Buffalo Savings Bank 1904, Wikimedia
Buffalo Savings Bank 1904, Wikimedia

The Call for Responsible Banking in Buffalo

by / Jul. 29, 2015 10am EST

Community leaders and members gathered on last month to discuss and share what they believe to be a serious issue in Buffalo. Home owning and investment in certain neighborhoods around Buffalo are non-existent. As Buffalo enters what seems to be a “boom” period, some community members strive to find their place within it.

The call to action and engagement comes from a few community organizations. PUSH Buffalo, Community Action Organization (CAO), and the Western New York Law Center all came together to introduce what themselves as the Buffalo Community Reinvestment Coalition (BCRC) which will represent low- to moderate-income neighborhoods.

The Coalition came together and raised the question: “What is wrong with banking in our community?”

Paulette Cook, a lending analyst from the WNY Law Center, touched on the Community Reinvestment Act (CRA). The act, passed in 1977, was a legislative attempt to stop discrimination of home ownership and other practices from banks. The act, which is still used today, regulates banks by evaluating them every two to three years for large banks and every four to five years for smaller banks. Despite this federal help, Cook said, there needs to be more community engagement.

CRA exams give banks a certain rating: Outstanding, Satisfactory, Needs to Improve and Substantial Non-compliance in the categories of lending, investment or community development and services. The exam results are posted to the public and allow for comments and questions.

Cook urged the community to comment on CRA exams whenever they can, to tell banks and to tell the government how they feel about the exam and the scores they receive. However, there is more to what the community can do than just commenting on the exams.

The Buffalo Community Reinvestment Coalition now hopes to pass a Responsible Banking Ordinance (RBO) in Buffalo. This movement has been in the works since 2011.

The Responsible Banking Ordinance holds the banks responsible using two principles: transparency—confirming banks investment goals and obligations; and power—using the community taxpayer money to ensure that these obligations are met.

The first Responsible Banking Ordinance started in Pittsburgh, PA. Since then, there has been ordinances passed in New York City, Cleveland and Los Angeles.

The RBO would make sure that banks are investing in the community, using the money received to not only invest in the large scale building projects around downtown Buffalo, but also the small businesses and home mortgages that are in need of money around the East and West sides of Buffalo.

“We won’t invest in banks unless they invest in us,” John Washington of PUSH Buffalo said. “We’re looking to work with banks, rather than against them.”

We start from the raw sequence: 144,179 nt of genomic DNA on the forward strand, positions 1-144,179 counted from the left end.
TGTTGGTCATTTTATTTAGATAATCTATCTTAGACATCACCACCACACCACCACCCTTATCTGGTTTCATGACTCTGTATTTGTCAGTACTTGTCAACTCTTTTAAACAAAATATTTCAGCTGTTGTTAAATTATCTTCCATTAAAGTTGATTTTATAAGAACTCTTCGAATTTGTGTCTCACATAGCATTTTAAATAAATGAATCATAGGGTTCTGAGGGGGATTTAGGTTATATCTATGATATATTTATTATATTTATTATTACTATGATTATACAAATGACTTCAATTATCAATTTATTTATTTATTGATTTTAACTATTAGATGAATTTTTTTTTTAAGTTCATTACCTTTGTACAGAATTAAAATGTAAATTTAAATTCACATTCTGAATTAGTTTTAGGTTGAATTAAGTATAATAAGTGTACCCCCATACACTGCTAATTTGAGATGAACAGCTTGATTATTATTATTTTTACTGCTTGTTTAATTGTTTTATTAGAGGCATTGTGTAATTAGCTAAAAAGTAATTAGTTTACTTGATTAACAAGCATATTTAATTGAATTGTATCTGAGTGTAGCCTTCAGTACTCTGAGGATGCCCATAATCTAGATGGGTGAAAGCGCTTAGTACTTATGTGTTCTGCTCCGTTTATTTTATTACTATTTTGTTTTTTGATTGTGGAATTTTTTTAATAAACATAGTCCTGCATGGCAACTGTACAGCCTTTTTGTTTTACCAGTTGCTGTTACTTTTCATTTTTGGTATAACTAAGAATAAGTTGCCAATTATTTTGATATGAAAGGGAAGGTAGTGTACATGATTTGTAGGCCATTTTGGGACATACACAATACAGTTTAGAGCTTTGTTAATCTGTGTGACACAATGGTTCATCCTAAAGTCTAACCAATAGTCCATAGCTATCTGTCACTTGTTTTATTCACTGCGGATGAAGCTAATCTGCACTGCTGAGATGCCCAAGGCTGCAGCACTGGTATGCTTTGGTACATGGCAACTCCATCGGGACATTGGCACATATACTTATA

The community stressed that they do not want to change banks on a national level. They only wish to work with them to change how they work within the City of Buffalo.

In Buffalo, there are few major banks that the city has money invested in. JP Morgan Chase Bank held nearly all the city’s money for many years until 2012, when $45 million was transferred to First Niagara. JPMorgan Chase still holds two-thirds of Buffalo’s investment pie. However, there is not a single Chase Bank branch in all of Buffalo—nor are there any in the towns surrounding Buffalo. With no branches, there are no loans and no investments available to anyone in Buffalo.

Rasheed Wyatt, a council member for the University District, shared the concern that some banks may feel threatened or may be forced to remove their branches from Buffalo if this ordinance is passed. Wyatt shared that while proposing the idea to every bank in Buffalo, one bank president said that if such a thing passes, their bank will move out of Buffalo.

“Banks don’t like to be told what to do.” Wyatt said.

In addition to banks possibly moving out of the area, the RBO would also help to put discriminatory practices like redlining to an end. Redlining is when a bank deliberately does not invest in certain communities due to demographics and income. Evans Bank was accused of redlining in September of last year. However in 2013, according to the CRA, Evans Bank received an “Outstanding” rating for their investment and community development category.

It isn’t enough to just propose the RBO, Cook said, “We really need community support.”

The BCRC hopes not only to pass the Responsible Banking Ordinance, but also hopes to educate the community on things like credit repair and home-owning. Washington believes there is a disconnect between banks and low income communities, and that adult education is a way to fix that. He believes that bringing a culture of “community wealth,” in conjunction with the RBO, will bring about a better Buffalo.